Thursday, April 25, 2013

Kindle Book Preview: Average Joe and the Extraordinaires

The P.I.

The silence was broken along with Joe’s current train of thought as two voices came closer.  They seemed to be getting louder and angrier as they approached.

“Remember that favor you said that I had.”

“Yeah, but you’re not gonna call that in now.  This is hot stuff!  Big time terrorism, and this boy has something to do with it.”

“This boy has nothing to do with anything.  He was just in the wrong place at the wrong time.”

Now that they were right by the doorway, their voices became hushed, but Joe could still make out what they were saying.

“Whatever the case, this guy is my prisoner, and my detectives will interrogate him and get his statement.”

“Listen Carl, I don’t want no damn statement.  I just want five minutes with this kid to see if he ran into one of my colleagues in there.”

Carl: “That’s why I brought you here.  I didn’t walk you down here for my health.”

There was a bit of silence.

“I’ll be honest, Carl.  Some of what we’ll be talking about you shouldn’t be hearing.”

Carl: “What’s the point in us even arresting this kid then?”

"You can ask him anything you want, I just want to get him off the record."

The one named Carl let out a huge sigh.

Carl: “Hank, if you do anything to mess up this case, I’m gonna deck you.  Your big ugly gray mug is gonna go spinning into orbit.”

Hank: “Five minutes, Carl, that’s all.”

Carl: “You got your five minutes. Use ‘em wisely.  And he better be in usable condition once you’re done with him.”

There was silence followed by footsteps, then more silence.  The wooden door creaked open and in entered one of the talking men.  Joe guessed this one to be Hank, who, to Joe, looked very old and tired.  The man’s clothes matched his hair, gray and unkempt.  He bore down on Joe with his grayish green eyes and Joe struggled to meet his gaze briefly and resigned to stare at the floor.  Joe’s brief glimpse showed him that the man wasn’t too tall.  The way his shoulders set and all of the frown lines on his forehead gave Joe the distinct impression that this Hank was not a patient man.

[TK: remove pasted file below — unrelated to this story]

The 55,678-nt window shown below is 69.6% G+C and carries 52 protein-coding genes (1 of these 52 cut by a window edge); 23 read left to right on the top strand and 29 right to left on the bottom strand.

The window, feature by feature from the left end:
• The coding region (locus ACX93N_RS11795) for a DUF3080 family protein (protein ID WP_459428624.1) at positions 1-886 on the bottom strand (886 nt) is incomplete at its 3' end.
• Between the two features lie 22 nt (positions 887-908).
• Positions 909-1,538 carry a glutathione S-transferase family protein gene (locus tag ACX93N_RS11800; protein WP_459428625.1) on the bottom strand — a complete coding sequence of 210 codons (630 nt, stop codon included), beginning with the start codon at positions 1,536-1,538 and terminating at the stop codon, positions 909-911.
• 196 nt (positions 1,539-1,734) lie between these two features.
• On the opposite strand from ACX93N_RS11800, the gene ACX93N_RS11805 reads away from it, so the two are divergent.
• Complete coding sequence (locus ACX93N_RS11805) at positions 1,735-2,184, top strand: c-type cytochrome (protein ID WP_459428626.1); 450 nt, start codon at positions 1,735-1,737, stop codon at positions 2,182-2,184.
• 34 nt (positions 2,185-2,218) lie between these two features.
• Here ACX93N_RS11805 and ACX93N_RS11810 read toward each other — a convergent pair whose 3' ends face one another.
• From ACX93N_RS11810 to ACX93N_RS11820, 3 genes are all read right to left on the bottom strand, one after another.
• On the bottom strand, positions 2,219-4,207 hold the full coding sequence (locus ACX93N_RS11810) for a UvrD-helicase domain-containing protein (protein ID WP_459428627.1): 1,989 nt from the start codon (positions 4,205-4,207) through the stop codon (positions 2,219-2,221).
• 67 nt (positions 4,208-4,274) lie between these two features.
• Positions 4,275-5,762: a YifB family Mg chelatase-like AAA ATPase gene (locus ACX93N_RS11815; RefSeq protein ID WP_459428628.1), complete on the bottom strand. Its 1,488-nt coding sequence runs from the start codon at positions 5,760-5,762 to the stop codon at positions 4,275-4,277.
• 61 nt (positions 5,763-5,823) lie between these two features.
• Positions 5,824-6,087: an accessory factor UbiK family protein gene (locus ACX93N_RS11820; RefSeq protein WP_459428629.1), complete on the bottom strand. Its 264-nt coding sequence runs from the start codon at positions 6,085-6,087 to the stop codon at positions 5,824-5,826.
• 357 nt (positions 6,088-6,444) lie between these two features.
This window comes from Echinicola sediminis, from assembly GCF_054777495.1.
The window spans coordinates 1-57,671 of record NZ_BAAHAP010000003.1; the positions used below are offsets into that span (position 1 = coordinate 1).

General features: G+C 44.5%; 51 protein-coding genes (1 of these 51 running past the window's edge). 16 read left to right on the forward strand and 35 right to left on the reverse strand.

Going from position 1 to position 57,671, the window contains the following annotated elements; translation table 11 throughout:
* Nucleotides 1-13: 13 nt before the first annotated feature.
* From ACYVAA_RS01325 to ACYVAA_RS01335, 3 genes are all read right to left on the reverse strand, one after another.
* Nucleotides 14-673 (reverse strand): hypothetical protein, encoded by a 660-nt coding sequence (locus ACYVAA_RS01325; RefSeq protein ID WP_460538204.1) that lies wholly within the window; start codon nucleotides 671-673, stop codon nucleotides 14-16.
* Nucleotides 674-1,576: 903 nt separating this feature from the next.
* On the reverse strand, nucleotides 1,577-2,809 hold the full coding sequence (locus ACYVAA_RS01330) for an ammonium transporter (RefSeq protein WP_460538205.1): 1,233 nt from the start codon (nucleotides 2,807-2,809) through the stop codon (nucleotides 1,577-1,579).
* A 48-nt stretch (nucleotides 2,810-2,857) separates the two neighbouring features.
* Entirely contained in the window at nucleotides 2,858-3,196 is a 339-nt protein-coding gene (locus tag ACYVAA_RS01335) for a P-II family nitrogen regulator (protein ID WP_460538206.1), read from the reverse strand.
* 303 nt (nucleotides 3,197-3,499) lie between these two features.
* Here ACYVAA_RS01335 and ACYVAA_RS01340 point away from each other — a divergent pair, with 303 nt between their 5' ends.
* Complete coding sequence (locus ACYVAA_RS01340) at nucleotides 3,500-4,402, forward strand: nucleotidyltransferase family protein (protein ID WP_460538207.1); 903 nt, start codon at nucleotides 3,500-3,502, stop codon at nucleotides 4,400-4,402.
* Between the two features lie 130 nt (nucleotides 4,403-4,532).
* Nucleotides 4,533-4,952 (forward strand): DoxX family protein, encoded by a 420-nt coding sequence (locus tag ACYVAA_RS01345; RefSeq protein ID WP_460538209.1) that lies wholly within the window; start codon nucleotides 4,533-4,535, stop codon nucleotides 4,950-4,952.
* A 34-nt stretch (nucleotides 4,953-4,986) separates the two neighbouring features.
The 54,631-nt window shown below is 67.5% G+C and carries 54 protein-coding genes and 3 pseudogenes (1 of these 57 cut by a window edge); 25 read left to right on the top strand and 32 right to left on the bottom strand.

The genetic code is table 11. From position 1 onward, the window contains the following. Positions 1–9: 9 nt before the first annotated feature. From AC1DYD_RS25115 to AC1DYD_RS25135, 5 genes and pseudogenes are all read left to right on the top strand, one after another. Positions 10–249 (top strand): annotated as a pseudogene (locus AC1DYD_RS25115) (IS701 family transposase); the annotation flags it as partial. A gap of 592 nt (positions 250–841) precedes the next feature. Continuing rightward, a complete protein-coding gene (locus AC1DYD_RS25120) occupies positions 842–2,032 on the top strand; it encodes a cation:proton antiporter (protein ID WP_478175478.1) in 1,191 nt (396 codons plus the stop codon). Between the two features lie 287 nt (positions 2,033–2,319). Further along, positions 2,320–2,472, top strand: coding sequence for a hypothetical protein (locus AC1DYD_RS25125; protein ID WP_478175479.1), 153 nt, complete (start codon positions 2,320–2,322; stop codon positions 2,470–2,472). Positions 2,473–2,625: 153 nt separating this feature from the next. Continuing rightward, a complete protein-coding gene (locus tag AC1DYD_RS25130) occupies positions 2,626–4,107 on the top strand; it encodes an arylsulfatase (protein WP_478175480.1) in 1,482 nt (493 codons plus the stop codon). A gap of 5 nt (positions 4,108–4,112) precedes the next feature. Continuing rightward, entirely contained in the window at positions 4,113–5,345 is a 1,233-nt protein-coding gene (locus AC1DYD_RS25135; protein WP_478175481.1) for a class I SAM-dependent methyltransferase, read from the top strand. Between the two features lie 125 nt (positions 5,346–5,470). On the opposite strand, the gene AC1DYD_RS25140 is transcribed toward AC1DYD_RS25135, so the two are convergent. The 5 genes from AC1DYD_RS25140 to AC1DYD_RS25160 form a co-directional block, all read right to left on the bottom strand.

Joe dared to look up at the man again; his grandpa wouldn't approve of him looking away.  The man’s gaze was fiercely trained on Joe, and Joe began to fidget and squirm in his chair.  He tried to sit as still as he possibly could, barely managing to breathe in the process.  Joe let out all the air as slowly as he could.  As the man approached, Joe tried to offer a bit of awkward stilted conversation.

Joe: “Hello, sir.  How can I help you, sir?”

Hank: “By dropping the crappy pleasantries, this ain’t the prom, kid.  You’re wasting both of our time.  Now, you can answer my questions like a good little boy.”

Joe’s stomach twisted and turned.  He didn’t know what this man wanted or even if he had the answers that he was looking for.  It had just dawned on him how much trouble he was in.  He was a terrorist — to the rest of the town at least — and would be tried as such.  They’ll probably give me to a firing squad for treason or something, he thought.

The old guy loudly snapped his fingers.

Hank: “Pay attention, Joe Shmoe!  I don’t have a lot of time.”

Joe looked the man in the eyes and nodded.

Joe: “Yessir.”

The old guy pulled a chair from outside the room and sat. He studied Joe for a moment and found his opening.

Hank: “What happened in that stadium, kid?”

Joe didn’t know where to start.

Joe: “Well … um … me and my friends wanted to see the Pickers, and Mod—”

Hank: “Enough foreplay, kid.  Start from the explosion.  You were there for that, right?”

Joe: “Yessir.  It happened during the second quarter.  I was watching the game when it happened.”

Hank: “What happened to your friends?”

Joe: “I don’t know.  I didn’t see them after.”

Hank: “But they were sitting right next to you, right?  How did they get out but not you?  What the hell were you doing in there that whole time?”

Joe froze.  He didn’t know what to say.  Most of what he did earlier was probably very illegal.  The old guy was sharp as a tack.  He was quick to notice Joe’s hesitation.